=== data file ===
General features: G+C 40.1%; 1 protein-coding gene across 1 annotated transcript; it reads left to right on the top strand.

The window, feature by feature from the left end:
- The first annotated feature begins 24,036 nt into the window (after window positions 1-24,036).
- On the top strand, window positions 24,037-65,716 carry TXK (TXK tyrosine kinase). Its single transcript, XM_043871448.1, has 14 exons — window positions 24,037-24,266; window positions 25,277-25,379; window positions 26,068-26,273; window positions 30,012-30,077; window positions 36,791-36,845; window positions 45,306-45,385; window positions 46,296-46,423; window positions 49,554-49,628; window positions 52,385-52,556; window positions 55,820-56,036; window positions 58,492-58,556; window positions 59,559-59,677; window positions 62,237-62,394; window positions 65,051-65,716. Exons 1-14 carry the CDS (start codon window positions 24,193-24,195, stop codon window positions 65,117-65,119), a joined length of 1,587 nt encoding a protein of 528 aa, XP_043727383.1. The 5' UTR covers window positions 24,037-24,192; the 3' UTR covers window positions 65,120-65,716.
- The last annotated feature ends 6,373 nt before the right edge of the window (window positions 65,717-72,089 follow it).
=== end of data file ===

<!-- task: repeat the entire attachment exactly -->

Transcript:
General features: G+C 40.1%; 1 protein-coding gene across 1 annotated transcript; it reads left to right on the top strand.

The window, feature by feature from the left end:
- The first annotated feature begins 24,036 nt into the window (after window positions 1-24,036).
- On the top strand, window positions 24,037-65,716 carry TXK (TXK tyrosine kinase). Its single transcript, XM_043871448.1, has 14 exons — window positions 24,037-24,266; window positions 25,277-25,379; window positions 26,068-26,273; window positions 30,012-30,077; window positions 36,791-36,845; window positions 45,306-45,385; window positions 46,296-46,423; window positions 49,554-49,628; window positions 52,385-52,556; window positions 55,820-56,036; window positions 58,492-58,556; window positions 59,559-59,677; window positions 62,237-62,394; window positions 65,051-65,716. Exons 1-14 carry the CDS (start codon window positions 24,193-24,195, stop codon window positions 65,117-65,119), a joined length of 1,587 nt encoding a protein of 528 aa, XP_043727383.1. The 5' UTR covers window positions 24,037-24,192; the 3' UTR covers window positions 65,120-65,716.
- The last annotated feature ends 6,373 nt before the right edge of the window (window positions 65,717-72,089 follow it).